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Former Reagan Anti-Trust Lawyer Sues Apple, Facebook, Google, Twitter for $1B

Last Wednesday, Freedom Watch filed a class-action lawsuit against four social media giants, claiming that Apple, Facebook, Google, and Twitter acted in concert to suppress conservative speech online. Larry Klayman, founder of both Judicial Watch and Freedom Watch, helped President Reagan's Justice Department break up AT&T, and two counts against the social media giants focus on anti-trust law.

Klayman appeared on Fox Business the day before the Senate Intelligence Committee hearing involving Twitter CEO Jack Dorsey and Facebook COO Sheryl Sandberg.

"I'm a former anti-trust lawyer, as you know, Charles," Klayman told Charles Payne, a co-host of the Fox Business show "Varney & Co." "I helped break up AT&T when I was a young Justice Department lawyer during the Reagan administration."

The class-action suit explicitly demands damages in excess of $1 billion for four causes of action: illegal agreement in restraint of trade, a violation of the Sherman Anti-Trust Act; intent to monopolize, a second violation of the Sherman Anti-Trust Act; discrimination in violation of the Washington, D.C. code; and a violation of the First Amendment to the Constitution.

In his brief interview on Fox Business, Klayman laid out the principle of "conscious parallelism." While the lawsuit argues that Apple, Facebook, Google, and Twitter consciously engaged in a conspiracy against conservatives, the conspiracy need not be conscious to be actionable under anti-trust law.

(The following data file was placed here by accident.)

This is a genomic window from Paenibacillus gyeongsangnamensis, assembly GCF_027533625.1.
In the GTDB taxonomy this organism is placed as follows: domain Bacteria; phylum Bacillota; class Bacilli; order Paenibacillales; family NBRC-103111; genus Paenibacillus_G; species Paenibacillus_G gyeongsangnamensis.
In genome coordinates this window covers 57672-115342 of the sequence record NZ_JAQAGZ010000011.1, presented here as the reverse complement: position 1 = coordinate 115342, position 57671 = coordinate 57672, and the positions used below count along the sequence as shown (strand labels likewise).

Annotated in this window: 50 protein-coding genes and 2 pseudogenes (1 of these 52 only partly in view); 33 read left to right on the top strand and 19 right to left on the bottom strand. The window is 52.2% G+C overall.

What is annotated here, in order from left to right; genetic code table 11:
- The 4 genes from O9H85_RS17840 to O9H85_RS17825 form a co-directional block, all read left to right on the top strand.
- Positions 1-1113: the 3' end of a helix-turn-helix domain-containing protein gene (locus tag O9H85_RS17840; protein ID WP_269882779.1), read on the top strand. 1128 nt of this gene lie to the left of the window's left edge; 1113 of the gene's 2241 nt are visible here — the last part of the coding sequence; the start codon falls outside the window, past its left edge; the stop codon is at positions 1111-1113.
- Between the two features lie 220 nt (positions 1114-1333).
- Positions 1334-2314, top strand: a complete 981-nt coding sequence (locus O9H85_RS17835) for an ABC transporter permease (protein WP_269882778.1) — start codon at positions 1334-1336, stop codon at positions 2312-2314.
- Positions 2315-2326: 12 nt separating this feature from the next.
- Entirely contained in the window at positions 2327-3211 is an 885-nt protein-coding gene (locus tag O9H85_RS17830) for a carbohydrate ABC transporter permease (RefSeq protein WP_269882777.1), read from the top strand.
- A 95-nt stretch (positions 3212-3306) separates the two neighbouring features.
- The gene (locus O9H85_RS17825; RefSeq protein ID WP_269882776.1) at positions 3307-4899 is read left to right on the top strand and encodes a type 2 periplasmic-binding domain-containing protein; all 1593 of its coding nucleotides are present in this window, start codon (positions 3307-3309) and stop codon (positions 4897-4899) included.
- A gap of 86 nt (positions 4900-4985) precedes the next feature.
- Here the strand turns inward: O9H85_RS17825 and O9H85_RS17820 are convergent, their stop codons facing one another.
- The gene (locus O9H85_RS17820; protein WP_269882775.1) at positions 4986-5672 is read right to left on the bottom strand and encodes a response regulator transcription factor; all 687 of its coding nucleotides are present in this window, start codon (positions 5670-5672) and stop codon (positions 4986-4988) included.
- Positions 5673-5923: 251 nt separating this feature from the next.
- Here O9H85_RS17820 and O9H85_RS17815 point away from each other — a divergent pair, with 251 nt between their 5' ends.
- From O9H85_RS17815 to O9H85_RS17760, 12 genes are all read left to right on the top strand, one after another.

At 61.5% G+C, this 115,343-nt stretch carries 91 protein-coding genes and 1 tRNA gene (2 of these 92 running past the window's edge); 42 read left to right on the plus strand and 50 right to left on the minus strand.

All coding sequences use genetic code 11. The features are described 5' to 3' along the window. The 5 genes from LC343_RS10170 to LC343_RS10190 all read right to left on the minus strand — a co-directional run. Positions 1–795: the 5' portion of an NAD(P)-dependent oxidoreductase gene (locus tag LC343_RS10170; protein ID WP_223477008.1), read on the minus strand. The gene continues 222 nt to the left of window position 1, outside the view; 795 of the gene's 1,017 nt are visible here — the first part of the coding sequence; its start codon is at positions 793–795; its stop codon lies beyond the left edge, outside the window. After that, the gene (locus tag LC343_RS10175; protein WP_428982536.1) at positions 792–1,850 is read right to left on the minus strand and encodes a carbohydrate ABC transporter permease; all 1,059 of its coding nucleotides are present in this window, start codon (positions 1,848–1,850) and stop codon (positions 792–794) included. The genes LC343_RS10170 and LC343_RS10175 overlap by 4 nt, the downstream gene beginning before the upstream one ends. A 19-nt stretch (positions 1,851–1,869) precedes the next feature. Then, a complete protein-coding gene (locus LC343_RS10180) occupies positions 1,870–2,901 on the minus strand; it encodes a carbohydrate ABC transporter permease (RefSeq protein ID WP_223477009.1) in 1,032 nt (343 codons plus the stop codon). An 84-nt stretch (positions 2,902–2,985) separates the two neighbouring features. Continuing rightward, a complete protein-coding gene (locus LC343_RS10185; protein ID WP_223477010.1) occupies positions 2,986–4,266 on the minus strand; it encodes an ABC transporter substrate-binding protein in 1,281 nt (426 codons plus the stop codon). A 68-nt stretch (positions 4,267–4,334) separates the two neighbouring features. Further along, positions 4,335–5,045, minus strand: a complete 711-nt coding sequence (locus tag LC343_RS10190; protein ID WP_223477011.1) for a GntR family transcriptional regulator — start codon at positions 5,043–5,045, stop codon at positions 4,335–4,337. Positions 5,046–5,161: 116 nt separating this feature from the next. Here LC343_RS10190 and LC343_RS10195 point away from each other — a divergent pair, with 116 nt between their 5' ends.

"When companies move in tandem, in parallel fashion to do the same thing, that can be restraint of trade," the Freedom Watch founder explained. "So we believe there's an actual agreement between these leftist-owned media giants like Google, Twitter, YouTube, et cetera. [But if not,] it's conscious parallelism."

According to the lawsuit, Apple, Facebook, Google, and Twitter "have engaged in a conspiracy to intentionally and willfully suppress politically conservative content."

The suit cites many sources, including the PragerU lawsuit against Google/YouTube for discrimination against conservatives, Ben Shapiro's National Review article about discrimination through algorithms, and PJ Media Supervising Editor Paula Bolyard's article revealing 96 percent of Google search results for "Trump" news came from liberal sources. The suit also cites the more scientific Can I Rank study that backed up Bolyard's suggestions.

The Freedom Watch lawsuit also cites a Gizmodo article in which former Facebook workers confessed to suppressing conservative news. One of them admitted, "I believe it had a chilling effect on conservative news."

Freedom Watch is a client, a user, and a competitor of Google, YouTube, and Facebook. The organization also suggested that a great many conservative organizations fall into the same category, and face the same kind of discrimination and monopolization that these social media companies use against Freedom Watch.